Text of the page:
Onstage: Review: Endgame and No Exit

Cincinnati Shakespeare's classics explore choice and consequence

Jan 30, 2008 at 2:06 pm
Rich Sofranko

Giles Davies (left) and Jermey Dubin have fun withSamuel Beckett's Endgame.

One could argue for the non-necessity for new scripts after watching the current double-bill of existential, absurdist classics at Cincinnati Shakespeare Company (CSC), the 2008 offering of their Studio Series. Jean-Paul's Sartre's No Exit and Samuel Beckett's Endgame are challenging, provocative works. Although a half-century old, they provide endless grist for philosophical debate.

For those of you needing a quick refresher, existentialism posits life in a universe that's at best indifferent, at worst hostile, but in either case inexplicable. Accordingly, we are personally responsible for our choices and the consequences.

Sartre takes a literal approach. Garcin (Josh Stamoolis), Inez (Corinne Mohlenhoff) and Estelle (Hayley Clark) find themselves in a salon in Hell — decorated with Second Empire antique furniture — from which there is "no exit." Their torture is not flames and pitchforks, as a smarmy valet (Billy Chace) tells them. It's one another, and we soon see how punishing that can be.

Not only does this trio reveal the acts that have condemned them, they can see their survivors and hear how they are remembered, or more accurately reviled.

"Hell is other people," Garcin realizes, "forever and ever and ever." There is no escape for them, and their plight ends with the line, "Let's get on with it," knowing full they will never finish.

Beckett's Endgame is more amusing and nonsensical, but it's also focused on how life is finished. Hamm (Giles Davies) and his servant Clov (Jeremy Dubin) are locked in an eternal round of conclusions. After a series of amusing physical actions involving a stepladder and windows, Clov's first words are, "Finished. It's really finished." But of course it's only beginning. He can't sit; blind Hamm is restricted to a chair from which he never rises. They are locked in an unending cycle of co-dependence. Hamm says, "The end is in the beginning. Yet we go on."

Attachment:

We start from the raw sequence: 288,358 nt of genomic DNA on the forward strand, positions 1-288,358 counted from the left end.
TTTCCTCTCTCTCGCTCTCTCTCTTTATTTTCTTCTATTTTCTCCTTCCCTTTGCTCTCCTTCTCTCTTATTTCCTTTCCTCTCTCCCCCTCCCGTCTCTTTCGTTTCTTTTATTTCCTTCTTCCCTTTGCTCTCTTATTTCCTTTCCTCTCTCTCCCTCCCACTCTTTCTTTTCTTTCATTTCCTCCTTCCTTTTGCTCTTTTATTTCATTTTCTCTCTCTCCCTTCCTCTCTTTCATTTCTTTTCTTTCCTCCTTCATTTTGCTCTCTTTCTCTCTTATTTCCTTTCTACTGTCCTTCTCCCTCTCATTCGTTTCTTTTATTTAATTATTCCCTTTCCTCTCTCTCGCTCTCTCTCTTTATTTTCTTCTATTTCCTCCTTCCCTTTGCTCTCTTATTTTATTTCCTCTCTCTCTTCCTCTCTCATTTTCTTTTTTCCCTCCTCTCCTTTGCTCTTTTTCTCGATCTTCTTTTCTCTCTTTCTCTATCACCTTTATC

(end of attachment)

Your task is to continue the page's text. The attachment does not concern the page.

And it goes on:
An absolute end seems to bear down on them. Clov peers out a window at the world and reports that "all is corpsed." The monotony and anticipation of death that hovers around them is broken only by nonsensical humor, occasional storytelling and comic interjections from Hamm's ancient parents, Nagg (Bill Hartnett) and Nell (Ellie Shepherd), who exist in side-by-side trashcans.

Mohlenhoff, Clark and Stamoolis bring a vicious energy to No Exit, each relishing the opportunity to make one of the others squirm and suffer, perhaps to escape his or her own guild. Each character is a tad monochromatic, but their conflict is real and affecting. Dubin and Davies perform Endgame like gears in a finely made watch: As they did in 1999 in Cincinnati Shakespeare's Waiting for Godot, the pair are perfectly attuned with Beckett's script. They pause for a beat, twitch, raise an eyebrow or a shrugged shoulder in such harmony it seems as if they've been in this odd relationship forever. Hartnett and Shepherd add humor and poignancy to the conversation about the last sparks of life.

No Exit offers a more visceral punch, full of raw emotion and a constant seesaw of people viciously preying on one another's vulnerabilities. Endgame is an artful work, poetic and more often aloof, dancing along the boundary between meaning and understanding in a tantalizing way. Each work takes about 90 minutes to perform; together they make a long evening of theater that might have been better offered in two separate evenings. Nonetheless, these are fine productions of classic works that deserve to be seen more often.

ENDGAME and NO EXIT, presented by Cincinnati Shakespeare Company, continue through Feb. 10.